Chemotherapy was used to reduce the significant levels of pain Oscar was in - that was our number one goal in the early days, to do anything that would relieve the horrific pain he was experiencing.  We have changed the chemotherapy drugs a number of times, both type and dosing, and now he is having an oral chemotherapy drug called Temozolomide at home.  This is keeping his disease "at bay", while still allowing him to have a good quality of life.  His hair is even beginning to grow back!  We haven't had to spend time in hospital (apart from regular outpatient appointments), and we are together as a family and making the most of things at all times.  Oscar is on slow release morphine, with extra boosts if he is complaining of pain.  We have achieved a great balance in the circumstances, and are hoping against hope that it lasts for a very long time!  We are still weighing up options both within and outside of the UK, but this is a slow and difficult process with any action having the potential to cause significant improvement OR significant decline in Oscar's health.  Not decisions any parent would take lightly.


The most important thing to happen for us recently is that OSCAR STARTED SCHOOL!  I cannot tell you the joy we felt at that, as did all his close family.  Stephen and I spent time over Christmas considering everything about our situation, and this was the number one thing that hurt the most, and that perhaps we could change.  Oscar had had the chance to spend time in his new school in May, meet his teachers and classmates, and even get fitted for his new uniform.  All that ended first week in August, with the news of relapse and immediate treatment, and so his little uniform hung unworn since.  Oscar could not understand why what was promised to him never happened, and it broke his little heart.  He cried many tears, as did we.  It had never struck me before the hurt so many families must experience in August and September with all the "back to school" buzz.  We were hurting, along with other families in our ward in Belfast.  

Oscar's consultant is an incredible man.  So completely dedicated to his goal of helping children struck by this cruel disease achieve the best possible life and best possible outcome they can.  He ALWAYS takes our wishes, priorities, and fears into account, and we feel like we are working as a team with him at all times when it comes to Oscar's care.  We spoke to him after New Year about getting Oscar into school, and after weighing up all the risks and benefits, we all decided that it was the right thing to do.  It all happened really quickly, especially thanks to the amazing support shown to us by Oscar's school.  He began school on Tuesday 7th January, the day after we agreed with his doctor that he could!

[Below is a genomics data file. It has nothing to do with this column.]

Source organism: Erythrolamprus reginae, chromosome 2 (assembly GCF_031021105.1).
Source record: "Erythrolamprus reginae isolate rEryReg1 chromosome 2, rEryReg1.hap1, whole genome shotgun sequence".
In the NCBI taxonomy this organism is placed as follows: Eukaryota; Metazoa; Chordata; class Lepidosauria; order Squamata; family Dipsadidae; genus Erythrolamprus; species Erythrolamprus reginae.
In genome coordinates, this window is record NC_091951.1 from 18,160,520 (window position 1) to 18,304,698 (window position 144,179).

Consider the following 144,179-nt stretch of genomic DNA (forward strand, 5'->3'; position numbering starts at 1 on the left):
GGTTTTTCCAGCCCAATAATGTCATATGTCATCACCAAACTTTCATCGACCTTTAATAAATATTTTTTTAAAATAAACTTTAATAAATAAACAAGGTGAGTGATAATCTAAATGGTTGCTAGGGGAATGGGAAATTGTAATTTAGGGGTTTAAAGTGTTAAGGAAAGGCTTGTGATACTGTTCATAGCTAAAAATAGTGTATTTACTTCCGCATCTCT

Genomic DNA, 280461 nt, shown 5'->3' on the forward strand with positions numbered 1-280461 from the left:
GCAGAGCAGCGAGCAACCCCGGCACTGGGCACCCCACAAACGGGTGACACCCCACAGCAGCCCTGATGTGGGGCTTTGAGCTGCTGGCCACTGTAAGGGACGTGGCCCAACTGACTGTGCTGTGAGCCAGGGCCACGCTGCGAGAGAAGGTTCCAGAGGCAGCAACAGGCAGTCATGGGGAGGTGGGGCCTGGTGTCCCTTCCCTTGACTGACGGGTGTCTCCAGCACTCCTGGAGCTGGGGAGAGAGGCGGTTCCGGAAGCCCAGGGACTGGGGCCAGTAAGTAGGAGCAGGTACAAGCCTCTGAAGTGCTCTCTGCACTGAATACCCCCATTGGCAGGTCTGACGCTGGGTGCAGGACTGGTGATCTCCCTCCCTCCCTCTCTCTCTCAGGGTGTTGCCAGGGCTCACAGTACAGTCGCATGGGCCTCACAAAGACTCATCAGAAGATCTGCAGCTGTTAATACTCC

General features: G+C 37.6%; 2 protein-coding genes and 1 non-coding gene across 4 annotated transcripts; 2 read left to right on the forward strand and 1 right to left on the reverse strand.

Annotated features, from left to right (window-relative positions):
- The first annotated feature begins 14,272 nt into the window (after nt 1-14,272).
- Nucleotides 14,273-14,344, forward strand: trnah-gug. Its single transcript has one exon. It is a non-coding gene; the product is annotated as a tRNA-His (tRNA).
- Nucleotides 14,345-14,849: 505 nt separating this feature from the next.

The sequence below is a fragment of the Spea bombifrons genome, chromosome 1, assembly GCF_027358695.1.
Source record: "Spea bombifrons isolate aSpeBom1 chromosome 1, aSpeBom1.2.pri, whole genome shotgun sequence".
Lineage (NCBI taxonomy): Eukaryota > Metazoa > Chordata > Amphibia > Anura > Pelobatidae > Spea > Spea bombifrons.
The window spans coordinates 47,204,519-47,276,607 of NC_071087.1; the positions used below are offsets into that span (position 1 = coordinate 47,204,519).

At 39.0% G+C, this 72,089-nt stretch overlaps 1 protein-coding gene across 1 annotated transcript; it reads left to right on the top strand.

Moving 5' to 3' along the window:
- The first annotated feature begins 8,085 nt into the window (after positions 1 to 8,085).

We don't really want to share pictures, but this might give you an idea of how handsome our P1 boy is!  If it was possible, Stephen and I wore even prouder smiles than this as we drove him to school on that first morning...

Giving blood

As well as chemotherapy, pain relief, and many other drugs, one of the most important aspects of Oscar's ongoing care is receiving blood and blood platelet transfusions.  A few weeks back we gave a speech to Belfast City Council, explaining our experience of the need for blood donors.  Oscar has received over 30 blood transfusions and almost 140 platelet transfusions in this past 26 months - without them, he simply would not be here.

Belfast City Councillors were moved by the details we shared, and backed a motion raised by Councillor Tierna Cunningham to highlight the need for new and existing blood donors to come forward.  This has resulted in a large blood donation session being held in The Great Hall in Belfast City Hall on Tuesday 21st January.

Use the following link to watch our address to Belfast City Council (6 mins) and the coucillors debate the motion (26 mins):
Belfast City Council Meeting November 2013
We are so hopeful this will be a big success - as well as Oscar's stories, we have seen dozens of other families continue to lead relatively "normal" lives with their children thanks to the availability of blood transfusions.  This includes little children who have health issues other than cancer coming in regularly to receive blood wearing their school uniforms.  If you could see the reality of where and how donated blood gets used in the Children's hospital, we have absolutely no doubt that the existing 6% of people here who are blood donors would be joined by thousands more people.  "Give Blood Save Lives" is not just some marketing ploy used by NI Blood Transfusion Service, it is a reality for many children just like Oscar.  Those ~170 transfusions he has received would not have been possible if people like you hadn't taken time out to help. 

We have absolutely no idea if 50 people or 500 people will turn up to this event, but we hope that by continuing to share Oscar's story many people will be moved to come down and donate blood for the first time, or get back into giving blood regularly.  The event is right in Belfast City Centre, we are hoping many office workers will be able to take 1 hour out of their day to do this good deed.  You get tea and biscuits after you have given blood - what a great way to spend your tea break!  Please encourage colleagues and spread the word.  Use it as an opportunity to have a look around our beautiful City Hall!

To speed up the administration process on the day, you can register in advance by texting 'BLOOD' to 60081 or calling 0500 534 666

If this event turns out to be a huge success, do not be annoyed if there is any delay or you decide to return on another day at a different session - this will be the BEST POSSIBLE OUTCOME for hundreds of little kids just like Oscar!

To find details of many upcoming sessions that may be near you:
NIBTS - where to donate

Irish Blood Transfusion Service
Scottish National BTS
Welsh Blood Service
NHS Blood and Transplant

Thanks for all your continued support and good wishes, we are in no doubt of how much love there is out there for our wee Oscar xxx